Home Brew NAS...
I purchased an iMac with a 500g drive with the hopes of the thunderbolt drives to come down in price, HA!... After buying my 5th USB drive, I decided to go and build my own NAS instead of purchasing single drives. My build is decent sever quality parts, a Raid2Z 10.7Tb of space. I started with FreeNAS, and was hoping it would be easy to set-up, but I keep running into little road blocks. Like setting up an AFP, and CIFS share; so then I research and set it up, then another road block, so more research, and fix it again, etc... I am getting pretty frustrated with the software and the consent tinkering.
What success have you had making a custom NAS? Did you use FreeNAS, OMV, Nas4free? Did you successfully off load Aperture, FCP-X, iTunes, and other stuff to the NAS? Did it change your work flow?
Share your story!
Pain is Temporary - Pride is Forever!
William writes -
Share your story!
In 2008, I was just like you, I was going to build my own system.
And just like you, I ran into all kinds of problems. And I suffered thru these problems, and I eventually figured out what to do. I got so good at it, that I now make my living doing it. And other guys on this forum, like Chris Murphy, Alex Gerulatis, Eric Hansen, and Eric Bowen, have suffered thru this (just like you are), and now make their living doing this as well. And they are all good. And guess what - if you keep WORKING AT IT, and suffering thru all the problems you will become good at it, and can probably do the same, as we are. But I don't think that anyone on this forum is going to say "ok, this is exactly what you have to do so that you can do this for free, and I get to make zero money, but hey, I give my years of knowledge and suffering to you for free, because you are a nice guy".
Of course, you can contact one of us privately, or you can use one of the many wonderful companies that you see here participating on this forum (because they are all good). Or you can continue to suffer thru your experiments, and I bet within a few months, you will probably figure it out, and say AH HA - I GOT IT !!!!. But I don't think that anyone is going to give you a step by step "here is how to do it without having to buy anything or hire us".
I am sure you are a smart guy. If you keep at it, you can figure it out. It's not rocket science. But what you will find is that there is constant software and driver changes, and there is constant "tinkering". This is unfortunately how I spend most of my time, trying to figure out what used to work perfectly, no longer works. And for this, I charge people.
Rescue 1, Inc.
** I didn't see the NAS thread already created... If an admin could move the conversation to the NAS section.....*
Thank you for the candid response! I guess it is what I should have expected. What it comes down to right now for me is the selection of software. I was hoping someone would at least say... FreeNAS is good, but when I switch to OMV, it was so much better to work on.... Or better yet, Maybe I should learn the world of VM-Ware... lol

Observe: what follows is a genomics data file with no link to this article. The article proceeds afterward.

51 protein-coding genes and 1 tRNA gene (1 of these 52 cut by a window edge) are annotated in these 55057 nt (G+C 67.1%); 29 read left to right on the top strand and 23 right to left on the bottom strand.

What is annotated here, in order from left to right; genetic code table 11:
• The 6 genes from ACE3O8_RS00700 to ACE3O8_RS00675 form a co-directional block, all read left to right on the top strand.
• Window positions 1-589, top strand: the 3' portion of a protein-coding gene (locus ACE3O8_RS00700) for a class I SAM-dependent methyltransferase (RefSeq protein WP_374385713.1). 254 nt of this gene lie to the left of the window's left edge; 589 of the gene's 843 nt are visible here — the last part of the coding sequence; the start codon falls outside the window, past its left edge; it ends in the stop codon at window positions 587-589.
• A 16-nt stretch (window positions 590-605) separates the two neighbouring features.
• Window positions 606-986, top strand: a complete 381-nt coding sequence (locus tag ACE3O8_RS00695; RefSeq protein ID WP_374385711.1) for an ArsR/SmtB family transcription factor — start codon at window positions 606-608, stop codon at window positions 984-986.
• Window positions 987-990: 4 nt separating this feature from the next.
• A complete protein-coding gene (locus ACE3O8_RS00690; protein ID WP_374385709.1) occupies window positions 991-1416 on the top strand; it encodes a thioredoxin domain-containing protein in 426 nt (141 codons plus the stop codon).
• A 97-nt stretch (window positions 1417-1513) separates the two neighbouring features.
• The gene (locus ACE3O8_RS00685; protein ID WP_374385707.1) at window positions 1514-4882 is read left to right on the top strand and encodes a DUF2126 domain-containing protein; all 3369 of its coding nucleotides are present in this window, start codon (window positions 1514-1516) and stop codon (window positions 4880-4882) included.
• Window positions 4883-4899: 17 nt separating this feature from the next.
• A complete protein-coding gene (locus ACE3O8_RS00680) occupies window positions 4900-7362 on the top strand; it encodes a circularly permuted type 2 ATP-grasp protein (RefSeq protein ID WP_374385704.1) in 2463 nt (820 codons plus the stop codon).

Pain is Temporary - Pride is Forever!
As you can see by the lack of responses thus far, the members of this board probably won't share the info you're looking for. Unlike the other forums on Creative Cow, the SAN Networks forum is mostly populated by individuals and companies selling products or services in this space. Most of my clients just want a solution right now and don't want to tinker. The ones that do want to tinker to save money, realize pretty quickly that they don't have the time they thought they did. You might find the information you're looking for at other, more server-centric forums on the web.
I can tell you that many of the NAS boxes that the big guys sell do use some of the software products you mention. But they are highly customized and money is spent on R&D and support to make these boxes perform reliably at their peak. It takes a decent amount of work to make these boxes "plug and play". So they won't be very willing to share those settings.
Production Workflow Designer / Consultant / Colorist / DIT
If you're really interested in computer hardware, operating systems, software, networking integration, file systems, etc., i.e. the classic definition of an amateur (you're really serious about it because you're willing to do it in limited free time vs other pursuits), then go for it. If you're frustrated with tinkering to make things work, either suck it up (what doesn't kill you makes you stronger) or decide this isn't the hobby for you.
As for the listed options, all are workable for home NAS, and so is NexentaStor Community. I'd vote up the strength of documentation and community support before all other options. When something goes wrong, you'll need help, not just want it. Next, I'd look at which ones best support the hardware you have. And then next consider features, and tops on that list is ease of backup and restore. Scheduled backups, and solid restores will allow all sorts of mayhem and still let you get back on track without data loss (or maybe minimal data loss). Basically with a home unit you really don't need much availablity. The thing can be unavailable for a few days while doing a restore. What you don't want is for your limited free time to be sucked up troubleshooting the restore process for three days.
RE: ZFS vs ext4 vs XFS, differences don't really matter in this usage category. Two more relevant questions I have, that I haven't spent the time to learn yet with the listed NAS packages, is whether any of them correctly set drive SCT ERC and device driver timeouts to be compatible with each other; and if they disable drive write-back caching.
Last, don't forget the first word in NAS. Network. Just pretend I'm writing two more paragraphs on issues/concerns surrounding networking. DAS can be tedious and inelegant with a ton of files that exceed one disk capacity. But it's straightforward, you probably already know most of what you need to know.